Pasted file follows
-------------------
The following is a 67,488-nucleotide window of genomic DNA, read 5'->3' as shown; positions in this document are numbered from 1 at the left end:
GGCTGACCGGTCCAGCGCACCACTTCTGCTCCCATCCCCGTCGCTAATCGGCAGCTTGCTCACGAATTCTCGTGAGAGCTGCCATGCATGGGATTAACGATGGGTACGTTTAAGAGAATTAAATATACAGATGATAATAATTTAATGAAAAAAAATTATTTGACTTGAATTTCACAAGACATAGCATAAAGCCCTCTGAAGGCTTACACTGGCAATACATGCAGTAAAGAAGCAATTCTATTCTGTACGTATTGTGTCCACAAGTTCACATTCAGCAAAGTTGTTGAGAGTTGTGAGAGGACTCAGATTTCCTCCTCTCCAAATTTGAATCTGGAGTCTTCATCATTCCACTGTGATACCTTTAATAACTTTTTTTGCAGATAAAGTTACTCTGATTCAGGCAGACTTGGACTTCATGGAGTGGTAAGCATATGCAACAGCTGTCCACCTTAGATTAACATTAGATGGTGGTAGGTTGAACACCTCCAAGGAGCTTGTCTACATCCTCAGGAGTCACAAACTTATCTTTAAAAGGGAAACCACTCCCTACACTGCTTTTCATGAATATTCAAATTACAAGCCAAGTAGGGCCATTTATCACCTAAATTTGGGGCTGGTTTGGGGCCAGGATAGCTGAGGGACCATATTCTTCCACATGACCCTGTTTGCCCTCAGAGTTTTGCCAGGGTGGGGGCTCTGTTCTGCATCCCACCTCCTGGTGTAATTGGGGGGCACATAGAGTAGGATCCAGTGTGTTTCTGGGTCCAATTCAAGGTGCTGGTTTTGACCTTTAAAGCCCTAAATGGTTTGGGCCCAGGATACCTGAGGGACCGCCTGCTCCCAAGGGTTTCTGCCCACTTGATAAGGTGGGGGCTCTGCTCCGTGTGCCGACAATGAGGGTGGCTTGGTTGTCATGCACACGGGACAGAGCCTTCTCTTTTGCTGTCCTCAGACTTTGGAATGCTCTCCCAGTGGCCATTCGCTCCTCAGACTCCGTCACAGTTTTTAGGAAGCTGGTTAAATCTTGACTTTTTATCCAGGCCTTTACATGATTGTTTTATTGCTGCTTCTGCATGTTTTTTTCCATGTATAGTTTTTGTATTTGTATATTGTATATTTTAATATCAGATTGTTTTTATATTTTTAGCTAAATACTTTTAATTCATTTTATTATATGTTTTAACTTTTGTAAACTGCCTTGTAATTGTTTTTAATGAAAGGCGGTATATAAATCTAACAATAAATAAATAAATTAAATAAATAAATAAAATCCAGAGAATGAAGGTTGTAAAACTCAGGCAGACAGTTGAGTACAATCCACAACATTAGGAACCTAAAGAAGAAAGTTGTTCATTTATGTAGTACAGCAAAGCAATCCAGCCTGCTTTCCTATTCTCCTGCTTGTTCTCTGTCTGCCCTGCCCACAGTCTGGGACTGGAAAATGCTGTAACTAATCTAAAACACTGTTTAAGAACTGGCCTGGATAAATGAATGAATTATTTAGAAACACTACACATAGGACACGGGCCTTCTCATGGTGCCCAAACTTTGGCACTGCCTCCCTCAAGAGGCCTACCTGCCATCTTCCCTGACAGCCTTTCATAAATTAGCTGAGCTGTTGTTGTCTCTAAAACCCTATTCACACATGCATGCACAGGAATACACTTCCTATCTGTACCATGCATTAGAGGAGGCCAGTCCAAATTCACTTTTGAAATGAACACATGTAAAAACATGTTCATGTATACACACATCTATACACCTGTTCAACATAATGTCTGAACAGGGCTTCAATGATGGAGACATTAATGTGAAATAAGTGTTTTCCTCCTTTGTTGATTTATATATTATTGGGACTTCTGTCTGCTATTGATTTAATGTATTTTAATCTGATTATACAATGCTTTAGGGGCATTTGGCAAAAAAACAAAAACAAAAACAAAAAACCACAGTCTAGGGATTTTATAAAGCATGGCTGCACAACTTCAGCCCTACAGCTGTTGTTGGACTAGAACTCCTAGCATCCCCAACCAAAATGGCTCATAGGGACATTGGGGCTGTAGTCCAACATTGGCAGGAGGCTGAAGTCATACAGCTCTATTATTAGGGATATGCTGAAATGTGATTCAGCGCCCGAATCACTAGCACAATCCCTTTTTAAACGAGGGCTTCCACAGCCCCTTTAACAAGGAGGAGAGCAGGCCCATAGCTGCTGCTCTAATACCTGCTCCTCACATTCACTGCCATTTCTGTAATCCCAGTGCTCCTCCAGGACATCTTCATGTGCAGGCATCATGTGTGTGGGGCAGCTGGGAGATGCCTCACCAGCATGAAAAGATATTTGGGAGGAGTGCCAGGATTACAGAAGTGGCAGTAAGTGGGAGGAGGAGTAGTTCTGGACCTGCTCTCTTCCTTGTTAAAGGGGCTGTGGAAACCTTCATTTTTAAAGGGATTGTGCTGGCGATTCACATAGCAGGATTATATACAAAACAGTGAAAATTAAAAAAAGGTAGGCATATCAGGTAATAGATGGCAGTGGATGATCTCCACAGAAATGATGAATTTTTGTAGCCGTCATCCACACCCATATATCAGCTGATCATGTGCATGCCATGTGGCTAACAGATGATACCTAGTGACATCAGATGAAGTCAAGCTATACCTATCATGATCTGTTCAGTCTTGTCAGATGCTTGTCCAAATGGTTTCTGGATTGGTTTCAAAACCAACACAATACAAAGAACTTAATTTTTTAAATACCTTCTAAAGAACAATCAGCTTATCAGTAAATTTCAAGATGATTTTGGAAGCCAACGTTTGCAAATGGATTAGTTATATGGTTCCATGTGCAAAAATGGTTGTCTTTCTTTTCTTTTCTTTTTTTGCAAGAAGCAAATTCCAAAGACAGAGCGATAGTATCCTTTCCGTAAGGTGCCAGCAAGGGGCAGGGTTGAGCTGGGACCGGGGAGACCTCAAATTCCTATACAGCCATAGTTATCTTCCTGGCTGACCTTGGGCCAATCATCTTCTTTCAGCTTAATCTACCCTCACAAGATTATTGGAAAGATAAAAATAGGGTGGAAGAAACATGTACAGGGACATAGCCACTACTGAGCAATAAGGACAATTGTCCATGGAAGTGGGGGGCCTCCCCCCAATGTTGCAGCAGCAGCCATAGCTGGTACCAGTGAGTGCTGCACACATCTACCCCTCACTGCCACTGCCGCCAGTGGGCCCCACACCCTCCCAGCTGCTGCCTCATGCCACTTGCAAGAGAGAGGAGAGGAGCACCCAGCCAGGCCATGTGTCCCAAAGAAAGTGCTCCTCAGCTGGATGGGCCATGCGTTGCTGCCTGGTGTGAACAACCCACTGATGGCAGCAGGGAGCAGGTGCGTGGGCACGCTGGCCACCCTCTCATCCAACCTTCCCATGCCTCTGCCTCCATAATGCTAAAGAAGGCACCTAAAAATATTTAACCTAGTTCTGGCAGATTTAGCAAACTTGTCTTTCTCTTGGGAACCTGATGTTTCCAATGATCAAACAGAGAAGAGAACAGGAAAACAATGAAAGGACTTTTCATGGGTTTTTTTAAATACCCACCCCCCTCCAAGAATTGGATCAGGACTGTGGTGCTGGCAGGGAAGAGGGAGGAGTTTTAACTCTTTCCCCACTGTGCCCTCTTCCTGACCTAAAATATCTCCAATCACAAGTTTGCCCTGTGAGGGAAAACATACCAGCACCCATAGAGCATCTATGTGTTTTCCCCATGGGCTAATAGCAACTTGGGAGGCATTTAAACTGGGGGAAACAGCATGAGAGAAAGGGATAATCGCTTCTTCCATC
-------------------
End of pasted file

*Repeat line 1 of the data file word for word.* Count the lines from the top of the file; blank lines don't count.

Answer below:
The following is a 67,488-nucleotide window of genomic DNA, read 5'->3' as shown; positions in this document are numbered from 1 at the left end: